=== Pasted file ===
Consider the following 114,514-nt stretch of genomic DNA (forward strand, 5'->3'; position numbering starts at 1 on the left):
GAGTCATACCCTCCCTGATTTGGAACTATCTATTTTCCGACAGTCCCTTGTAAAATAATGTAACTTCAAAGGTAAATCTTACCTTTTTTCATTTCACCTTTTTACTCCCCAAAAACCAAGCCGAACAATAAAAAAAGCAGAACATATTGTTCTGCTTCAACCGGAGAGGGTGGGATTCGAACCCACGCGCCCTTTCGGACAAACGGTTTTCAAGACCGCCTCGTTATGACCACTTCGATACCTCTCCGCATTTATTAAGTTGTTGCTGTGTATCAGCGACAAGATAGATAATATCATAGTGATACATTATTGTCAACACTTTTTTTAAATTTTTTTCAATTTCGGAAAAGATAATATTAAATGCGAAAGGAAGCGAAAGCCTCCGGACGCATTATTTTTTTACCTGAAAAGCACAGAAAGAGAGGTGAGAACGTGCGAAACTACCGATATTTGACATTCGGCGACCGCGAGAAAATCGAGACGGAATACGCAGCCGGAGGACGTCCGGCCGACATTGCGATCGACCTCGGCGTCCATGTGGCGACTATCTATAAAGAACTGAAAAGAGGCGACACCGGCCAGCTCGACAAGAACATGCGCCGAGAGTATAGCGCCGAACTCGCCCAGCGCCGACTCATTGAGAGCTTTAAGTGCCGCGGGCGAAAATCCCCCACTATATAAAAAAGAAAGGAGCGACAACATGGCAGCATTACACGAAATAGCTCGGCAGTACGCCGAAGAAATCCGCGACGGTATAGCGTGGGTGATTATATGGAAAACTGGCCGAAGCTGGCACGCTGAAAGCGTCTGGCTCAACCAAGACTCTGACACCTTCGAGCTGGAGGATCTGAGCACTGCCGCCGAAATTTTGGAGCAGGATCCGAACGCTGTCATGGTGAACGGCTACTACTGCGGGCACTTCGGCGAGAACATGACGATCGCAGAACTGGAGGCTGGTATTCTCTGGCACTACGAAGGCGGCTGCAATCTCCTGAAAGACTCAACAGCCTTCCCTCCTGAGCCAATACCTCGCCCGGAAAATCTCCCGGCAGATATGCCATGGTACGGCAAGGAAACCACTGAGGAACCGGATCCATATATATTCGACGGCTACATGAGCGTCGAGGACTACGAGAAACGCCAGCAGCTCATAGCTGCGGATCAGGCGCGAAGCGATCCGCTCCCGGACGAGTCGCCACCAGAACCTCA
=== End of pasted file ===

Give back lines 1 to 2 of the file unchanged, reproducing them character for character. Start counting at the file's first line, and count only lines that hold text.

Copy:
Consider the following 114,514-nt stretch of genomic DNA (forward strand, 5'->3'; position numbering starts at 1 on the left):
GAGTCATACCCTCCCTGATTTGGAACTATCTATTTTCCGACAGTCCCTTGTAAAATAATGTAACTTCAAAGGTAAATCTTACCTTTTTTCATTTCACCTTTTTACTCCCCAAAAACCAAGCCGAACAATAAAAAAAGCAGAACATATTGTTCTGCTTCAACCGGAGAGGGTGGGATTCGAACCCACGCGCCCTTTCGGACAAACGGTTTTCAAGACCGCCTCGTTATGACCACTTCGATACCTCTCCGCATTTATTAAGTTGTTGCTGTGTATCAGCGACAAGATAGATAATATCATAGTGATACATTATTGTCAACACTTTTTTTAAATTTTTTTCAATTTCGGAAAAGATAATATTAAATGCGAAAGGAAGCGAAAGCCTCCGGACGCATTATTTTTTTACCTGAAAAGCACAGAAAGAGAGGTGAGAACGTGCGAAACTACCGATATTTGACATTCGGCGACCGCGAGAAAATCGAGACGGAATACGCAGCCGGAGGACGTCCGGCCGACATTGCGATCGACCTCGGCGTCCATGTGGCGACTATCTATAAAGAACTGAAAAGAGGCGACACCGGCCAGCTCGACAAGAACATGCGCCGAGAGTATAGCGCCGAACTCGCCCAGCGCCGACTCATTGAGAGCTTTAAGTGCCGCGGGCGAAAATCCCCCACTATATAAAAAAGAAAGGAGCGACAACATGGCAGCATTACACGAAATAGCTCGGCAGTACGCCGAAGAAATCCGCGACGGTATAGCGTGGGTGATTATATGGAAAACTGGCCGAAGCTGGCACGCTGAAAGCGTCTGGCTCAACCAAGACTCTGACACCTTCGAGCTGGAGGATCTGAGCACTGCCGCCGAAATTTTGGAGCAGGATCCGAACGCTGTCATGGTGAACGGCTACTACTGCGGGCACTTCGGCGAGAACATGACGATCGCAGAACTGGAGGCTGGTATTCTCTGGCACTACGAAGGCGGCTGCAATCTCCTGAAAGACTCAACAGCCTTCCCTCCTGAGCCAATACCTCGCCCGGAAAATCTCCCGGCAGATATGCCATGGTACGGCAAGGAAACCACTGAGGAACCGGATCCATATATATTCGACGGCTACATGAGCGTCGAGGACTACGAGAAACGCCAGCAGCTCATAGCTGCGGATCAGGCGCGAAGCGATCCGCTCCCGGACGAGTCGCCACCAGAACCTCA